# SEL Operators

SEL Operators – Reference

SEL follows the Perl operator definitions for both usage and precedence. Associativity however may not be accurately emulated (I’m not that smart) *edit* I think I have now accurately executed correct associativity. Following is a list of precedence of all the operators usable in SEL, from Highest precedence to Lowest. Note that some operators share precedence ranking.

Precedence Operator Description Associativity
1 Parenthesis As with standard mathematics, anything in (parenthesis) takes precedence over everything else. If you aren’t 100% sure about the order your expression will be evaluated, use them! Left
2 ** Exponentiation, e.g. 2**8 is 2 to the power of 8 Right
3 + (unary) The plus sign used in an unary context to denote a number is positive, e.g. \$x = +5 Right
3 – (unary) The minus sign used in an unary context to denote a number is negative, e.g. \$x = -5 Right
3 ! The Logical ‘not’ operator – if an element evaluates to 0 or null/undefined, applying ! to it will make it equal logical true, or 1. The ! applied to anything that does NOT evaluate to logical 0 or null/undefined (e.g. ANY positive or negative number) , will result in logical false, or 0 Right
4 * Multiplication, used as you would expect, e.g. \$x = 5 * 3 Left
4 / Division, e.g. \$x = 24 / 6 Left
4 % Modulus – returns the ‘remainder’ in a whole number division operator, e.g. 7 % 2 = 1 (7 divided by 2 is 3 and the remainder is 1), so \$x = 7 % 2 would assign 1 to \$x Left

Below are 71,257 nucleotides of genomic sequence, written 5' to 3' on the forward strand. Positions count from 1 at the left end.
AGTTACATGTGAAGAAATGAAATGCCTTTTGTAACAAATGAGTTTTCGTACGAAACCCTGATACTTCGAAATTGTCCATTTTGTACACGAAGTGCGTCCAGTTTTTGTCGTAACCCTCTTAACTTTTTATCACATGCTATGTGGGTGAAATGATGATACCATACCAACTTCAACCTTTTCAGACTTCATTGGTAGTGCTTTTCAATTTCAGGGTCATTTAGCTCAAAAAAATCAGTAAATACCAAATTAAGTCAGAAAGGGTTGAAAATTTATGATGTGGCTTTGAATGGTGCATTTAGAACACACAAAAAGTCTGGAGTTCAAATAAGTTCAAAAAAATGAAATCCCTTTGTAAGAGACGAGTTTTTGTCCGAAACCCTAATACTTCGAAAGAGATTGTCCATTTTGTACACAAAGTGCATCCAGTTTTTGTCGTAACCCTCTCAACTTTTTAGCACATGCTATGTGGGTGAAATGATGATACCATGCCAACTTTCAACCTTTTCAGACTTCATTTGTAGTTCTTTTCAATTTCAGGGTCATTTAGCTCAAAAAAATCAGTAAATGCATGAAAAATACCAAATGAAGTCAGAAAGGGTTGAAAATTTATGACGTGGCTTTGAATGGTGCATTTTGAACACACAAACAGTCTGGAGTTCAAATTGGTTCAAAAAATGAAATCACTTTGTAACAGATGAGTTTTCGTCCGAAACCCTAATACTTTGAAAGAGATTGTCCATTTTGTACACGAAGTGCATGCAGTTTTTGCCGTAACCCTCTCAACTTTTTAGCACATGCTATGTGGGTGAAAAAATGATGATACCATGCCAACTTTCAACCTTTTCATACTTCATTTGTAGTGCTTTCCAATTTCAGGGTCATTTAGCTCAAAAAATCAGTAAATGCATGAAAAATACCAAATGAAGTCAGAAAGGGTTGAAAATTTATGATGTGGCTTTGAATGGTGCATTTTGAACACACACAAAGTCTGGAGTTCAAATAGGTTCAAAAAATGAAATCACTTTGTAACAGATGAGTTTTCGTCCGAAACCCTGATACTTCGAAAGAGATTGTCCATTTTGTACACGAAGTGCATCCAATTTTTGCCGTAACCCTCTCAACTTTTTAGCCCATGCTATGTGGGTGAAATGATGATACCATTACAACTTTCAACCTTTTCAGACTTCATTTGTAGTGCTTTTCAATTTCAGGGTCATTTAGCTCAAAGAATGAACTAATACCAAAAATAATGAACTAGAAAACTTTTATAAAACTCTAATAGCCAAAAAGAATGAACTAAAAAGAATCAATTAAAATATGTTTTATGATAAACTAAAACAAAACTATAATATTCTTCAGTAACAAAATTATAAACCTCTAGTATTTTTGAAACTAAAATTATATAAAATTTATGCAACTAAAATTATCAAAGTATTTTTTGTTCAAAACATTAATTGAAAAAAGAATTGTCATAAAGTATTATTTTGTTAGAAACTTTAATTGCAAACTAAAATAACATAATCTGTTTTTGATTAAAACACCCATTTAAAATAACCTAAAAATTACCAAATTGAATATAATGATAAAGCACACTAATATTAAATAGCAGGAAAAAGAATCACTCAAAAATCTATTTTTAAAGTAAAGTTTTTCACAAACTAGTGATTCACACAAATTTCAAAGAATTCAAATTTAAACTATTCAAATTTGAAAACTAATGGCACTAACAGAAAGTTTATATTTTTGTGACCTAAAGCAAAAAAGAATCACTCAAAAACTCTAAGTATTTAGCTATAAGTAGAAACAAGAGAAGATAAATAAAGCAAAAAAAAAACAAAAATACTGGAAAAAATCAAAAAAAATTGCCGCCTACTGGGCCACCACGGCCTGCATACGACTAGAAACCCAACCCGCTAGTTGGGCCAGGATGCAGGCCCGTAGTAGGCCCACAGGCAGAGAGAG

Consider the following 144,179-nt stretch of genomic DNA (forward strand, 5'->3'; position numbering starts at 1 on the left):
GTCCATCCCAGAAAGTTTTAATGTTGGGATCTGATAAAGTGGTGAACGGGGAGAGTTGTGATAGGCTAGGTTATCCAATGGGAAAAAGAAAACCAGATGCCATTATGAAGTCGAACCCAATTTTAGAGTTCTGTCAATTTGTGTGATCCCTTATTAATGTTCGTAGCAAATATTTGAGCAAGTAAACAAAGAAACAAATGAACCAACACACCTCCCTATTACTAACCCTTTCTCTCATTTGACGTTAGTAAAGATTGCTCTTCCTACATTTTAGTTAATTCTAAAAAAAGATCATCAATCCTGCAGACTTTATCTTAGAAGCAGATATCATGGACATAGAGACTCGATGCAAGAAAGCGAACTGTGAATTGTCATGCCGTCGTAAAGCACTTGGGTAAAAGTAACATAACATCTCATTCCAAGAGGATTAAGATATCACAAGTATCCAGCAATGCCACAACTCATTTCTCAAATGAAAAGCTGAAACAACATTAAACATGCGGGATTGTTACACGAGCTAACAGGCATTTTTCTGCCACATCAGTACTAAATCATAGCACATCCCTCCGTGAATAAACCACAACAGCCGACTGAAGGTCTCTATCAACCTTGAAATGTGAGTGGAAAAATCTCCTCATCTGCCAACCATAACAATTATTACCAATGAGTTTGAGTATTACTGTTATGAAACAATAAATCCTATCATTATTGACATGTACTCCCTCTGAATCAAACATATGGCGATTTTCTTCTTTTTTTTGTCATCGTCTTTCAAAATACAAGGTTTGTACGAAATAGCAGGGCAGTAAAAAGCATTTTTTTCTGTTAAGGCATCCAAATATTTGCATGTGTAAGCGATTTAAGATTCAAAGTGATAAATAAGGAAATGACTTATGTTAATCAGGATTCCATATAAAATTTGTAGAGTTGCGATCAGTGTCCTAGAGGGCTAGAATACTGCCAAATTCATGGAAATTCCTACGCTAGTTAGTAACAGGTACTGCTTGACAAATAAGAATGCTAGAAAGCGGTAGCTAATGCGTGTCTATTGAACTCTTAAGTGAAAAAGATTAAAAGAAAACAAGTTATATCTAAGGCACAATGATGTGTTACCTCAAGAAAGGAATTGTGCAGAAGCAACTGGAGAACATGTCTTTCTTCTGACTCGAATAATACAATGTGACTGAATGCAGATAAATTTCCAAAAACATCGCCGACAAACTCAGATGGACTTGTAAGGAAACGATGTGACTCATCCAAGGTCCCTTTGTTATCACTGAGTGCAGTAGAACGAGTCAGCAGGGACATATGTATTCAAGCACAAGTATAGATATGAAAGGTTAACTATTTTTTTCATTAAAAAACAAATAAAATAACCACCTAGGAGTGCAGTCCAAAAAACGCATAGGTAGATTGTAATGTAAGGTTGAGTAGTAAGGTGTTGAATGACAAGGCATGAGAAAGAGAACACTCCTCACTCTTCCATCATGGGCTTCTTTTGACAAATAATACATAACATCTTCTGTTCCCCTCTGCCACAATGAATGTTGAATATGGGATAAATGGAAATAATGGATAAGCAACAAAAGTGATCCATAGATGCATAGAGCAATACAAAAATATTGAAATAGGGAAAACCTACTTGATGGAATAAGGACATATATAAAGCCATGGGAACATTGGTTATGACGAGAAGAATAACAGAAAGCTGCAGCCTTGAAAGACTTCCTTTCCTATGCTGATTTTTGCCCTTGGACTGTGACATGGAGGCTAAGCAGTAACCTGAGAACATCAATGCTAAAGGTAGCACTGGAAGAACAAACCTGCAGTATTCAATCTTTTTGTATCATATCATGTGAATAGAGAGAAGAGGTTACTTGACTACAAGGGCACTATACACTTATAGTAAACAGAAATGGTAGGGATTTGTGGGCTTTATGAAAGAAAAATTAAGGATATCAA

5 + (binary) The ‘plus’ as you may be expecting to use it. The denotation (binary) simply means it operates on 2 numbers. e.g. \$x = 5 + 7 Left
5 – (binary) The ‘minus’ as you may be expecting to use it. The denotation (binary) simply means it operates on 2 numbers. e.g. \$x = 12 – 7 Left
5 . The . (dot) concatenate operator, forms a single string from two scalar items (strings or numbers), e.g. 123.”456″ will form the single string “123456”. Variables may be used as long as they hold a scalar element Left
6 < The ‘less-than’ comparison operator. Returns a logical true or false (1 or 0), e.g. 5 <10 returns true. Very useful for ‘IF’ SEL statements and ABML tags Left
6 > The ‘greater-than’ comparison operator. Returns a logical true or false (1 or 0), e.g. 10 > 8 returns true. Very useful for ‘IF’ SEL statements and ABML tags Left
6 >= The ‘greater-than-or-equal-to’ comparison operator. Returns a logical true or false (1 or 0), e.g. 10 >= 8 returns true. Very useful for ‘IF’ SEL statements and ABML tags Left
6 <= The ‘less-than-or-equal-to’ comparison operator. Returns a logical true or false (1 or 0), e.g. 5 <= 10 returns true. Very useful for ‘IF’ SEL statements and ABML tags Left
7 == The ‘equal-to’ comparison operator. Returns a logical true or false (1 or 0), e.g. 23==23 returns true. Very useful for ‘IF’ SEL statements and ABML tags. Use on NUMERIC values Left
7 != The ‘NOT-equal-to’ comparison operator. Returns a logical true or false (1 or 0), e.g. 12!=23 returns true. Very useful for ‘IF’ SEL statements and ABML tags. Use on NUMERIC values Left
7 eq The alphabetic ‘equal-to’ comparison operator. Returns a logical true or false (1 or 0), e.g. ‘hello’ eq ‘hello’ returns true as does 23 eq 23. Very useful for ‘IF’ SEL statements and ABML tags. Use on WORD/Letter values.  Case sensitive, ‘HELLO’ eq ‘hello’ returns false. Left